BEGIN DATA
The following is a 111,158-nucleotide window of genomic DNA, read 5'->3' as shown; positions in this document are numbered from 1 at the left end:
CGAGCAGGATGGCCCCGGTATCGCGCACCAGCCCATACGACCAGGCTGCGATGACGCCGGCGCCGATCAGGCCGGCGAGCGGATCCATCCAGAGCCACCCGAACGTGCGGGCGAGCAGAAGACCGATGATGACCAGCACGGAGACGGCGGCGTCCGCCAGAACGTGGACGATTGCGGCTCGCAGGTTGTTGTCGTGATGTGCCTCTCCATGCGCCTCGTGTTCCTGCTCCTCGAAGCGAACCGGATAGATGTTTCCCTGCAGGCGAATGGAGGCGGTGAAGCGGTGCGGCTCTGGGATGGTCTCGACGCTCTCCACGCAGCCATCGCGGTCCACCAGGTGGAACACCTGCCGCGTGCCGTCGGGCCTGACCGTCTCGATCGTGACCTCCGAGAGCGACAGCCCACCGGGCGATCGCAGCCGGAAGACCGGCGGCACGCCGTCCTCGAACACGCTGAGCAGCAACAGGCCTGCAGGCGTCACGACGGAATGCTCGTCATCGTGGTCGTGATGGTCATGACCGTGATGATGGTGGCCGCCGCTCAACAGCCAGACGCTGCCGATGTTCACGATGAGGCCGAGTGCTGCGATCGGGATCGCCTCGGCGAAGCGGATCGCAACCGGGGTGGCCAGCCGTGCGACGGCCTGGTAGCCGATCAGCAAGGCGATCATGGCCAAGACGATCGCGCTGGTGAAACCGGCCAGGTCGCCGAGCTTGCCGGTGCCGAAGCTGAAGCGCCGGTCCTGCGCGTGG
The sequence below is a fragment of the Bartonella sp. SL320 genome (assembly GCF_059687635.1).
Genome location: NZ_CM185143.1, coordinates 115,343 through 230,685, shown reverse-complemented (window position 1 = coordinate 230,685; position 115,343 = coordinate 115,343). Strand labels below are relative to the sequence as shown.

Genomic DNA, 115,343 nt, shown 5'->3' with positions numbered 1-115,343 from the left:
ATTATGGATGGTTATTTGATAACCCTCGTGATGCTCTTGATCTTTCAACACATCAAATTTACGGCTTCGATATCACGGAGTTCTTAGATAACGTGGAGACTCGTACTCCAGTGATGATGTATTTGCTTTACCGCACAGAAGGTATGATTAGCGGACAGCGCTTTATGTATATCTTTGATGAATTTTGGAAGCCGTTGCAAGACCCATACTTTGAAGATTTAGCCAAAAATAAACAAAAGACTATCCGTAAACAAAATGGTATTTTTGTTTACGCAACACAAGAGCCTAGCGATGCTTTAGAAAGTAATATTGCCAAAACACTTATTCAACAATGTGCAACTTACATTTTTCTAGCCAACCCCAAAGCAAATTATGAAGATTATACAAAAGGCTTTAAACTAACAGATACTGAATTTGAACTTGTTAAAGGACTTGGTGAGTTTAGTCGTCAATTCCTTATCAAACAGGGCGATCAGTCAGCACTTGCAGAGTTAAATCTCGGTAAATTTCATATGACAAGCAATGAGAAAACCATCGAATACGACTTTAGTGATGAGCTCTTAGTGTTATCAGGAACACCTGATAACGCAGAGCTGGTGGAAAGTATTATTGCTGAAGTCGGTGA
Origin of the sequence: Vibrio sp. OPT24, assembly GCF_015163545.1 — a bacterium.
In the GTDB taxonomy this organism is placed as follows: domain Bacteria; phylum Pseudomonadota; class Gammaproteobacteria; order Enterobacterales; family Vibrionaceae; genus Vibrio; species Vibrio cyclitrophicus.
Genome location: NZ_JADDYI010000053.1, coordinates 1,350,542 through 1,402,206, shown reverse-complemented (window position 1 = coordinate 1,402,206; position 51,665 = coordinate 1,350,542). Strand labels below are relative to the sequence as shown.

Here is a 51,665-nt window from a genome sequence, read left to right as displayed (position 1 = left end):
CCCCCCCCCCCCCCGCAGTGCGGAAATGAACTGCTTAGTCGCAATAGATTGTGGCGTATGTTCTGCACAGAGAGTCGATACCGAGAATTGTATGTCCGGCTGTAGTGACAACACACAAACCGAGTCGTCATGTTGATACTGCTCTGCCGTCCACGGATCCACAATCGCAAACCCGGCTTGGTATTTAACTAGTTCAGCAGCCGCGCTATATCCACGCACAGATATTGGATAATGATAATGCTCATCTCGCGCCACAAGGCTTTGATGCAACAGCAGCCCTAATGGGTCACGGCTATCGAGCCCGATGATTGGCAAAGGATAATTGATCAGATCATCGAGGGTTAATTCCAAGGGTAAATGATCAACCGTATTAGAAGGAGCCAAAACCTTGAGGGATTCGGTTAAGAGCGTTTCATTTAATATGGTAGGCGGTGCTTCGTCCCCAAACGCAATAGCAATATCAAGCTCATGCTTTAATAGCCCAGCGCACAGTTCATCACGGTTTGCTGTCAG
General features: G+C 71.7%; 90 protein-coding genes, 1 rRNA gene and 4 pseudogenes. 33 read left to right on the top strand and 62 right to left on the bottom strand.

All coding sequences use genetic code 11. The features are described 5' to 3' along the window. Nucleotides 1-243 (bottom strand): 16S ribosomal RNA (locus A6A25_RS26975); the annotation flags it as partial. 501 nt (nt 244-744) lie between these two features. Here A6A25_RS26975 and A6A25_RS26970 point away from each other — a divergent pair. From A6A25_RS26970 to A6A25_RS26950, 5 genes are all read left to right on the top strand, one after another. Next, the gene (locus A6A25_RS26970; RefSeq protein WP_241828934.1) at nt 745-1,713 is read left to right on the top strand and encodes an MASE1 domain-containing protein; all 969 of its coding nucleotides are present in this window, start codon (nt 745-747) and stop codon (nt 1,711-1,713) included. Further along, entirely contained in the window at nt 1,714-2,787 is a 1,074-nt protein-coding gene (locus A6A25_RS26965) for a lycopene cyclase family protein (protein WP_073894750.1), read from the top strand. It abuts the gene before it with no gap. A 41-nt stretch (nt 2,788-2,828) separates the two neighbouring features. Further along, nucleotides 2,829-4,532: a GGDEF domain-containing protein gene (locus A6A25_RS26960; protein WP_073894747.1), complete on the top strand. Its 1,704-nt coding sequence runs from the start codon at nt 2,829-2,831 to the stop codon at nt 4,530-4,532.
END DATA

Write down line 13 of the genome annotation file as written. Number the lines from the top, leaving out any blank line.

All coding sequences use genetic code 11. The features are described 5' to 3' along the window. Nucleotides 1-243 (bottom strand): 16S ribosomal RNA (locus A6A25_RS26975); the annotation flags it as partial. 501 nt (nt 244-744) lie between these two features. Here A6A25_RS26975 and A6A25_RS26970 point away from each other — a divergent pair. From A6A25_RS26970 to A6A25_RS26950, 5 genes are all read left to right on the top strand, one after another. Next, the gene (locus A6A25_RS26970; RefSeq protein WP_241828934.1) at nt 745-1,713 is read left to right on the top strand and encodes an MASE1 domain-containing protein; all 969 of its coding nucleotides are present in this window, start codon (nt 745-747) and stop codon (nt 1,711-1,713) included. Further along, entirely contained in the window at nt 1,714-2,787 is a 1,074-nt protein-coding gene (locus A6A25_RS26965) for a lycopene cyclase family protein (protein WP_073894750.1), read from the top strand. It abuts the gene before it with no gap. A 41-nt stretch (nt 2,788-2,828) separates the two neighbouring features. Further along, nucleotides 2,829-4,532: a GGDEF domain-containing protein gene (locus A6A25_RS26960; protein WP_073894747.1), complete on the top strand. Its 1,704-nt coding sequence runs from the start codon at nt 2,829-2,831 to the stop codon at nt 4,530-4,532.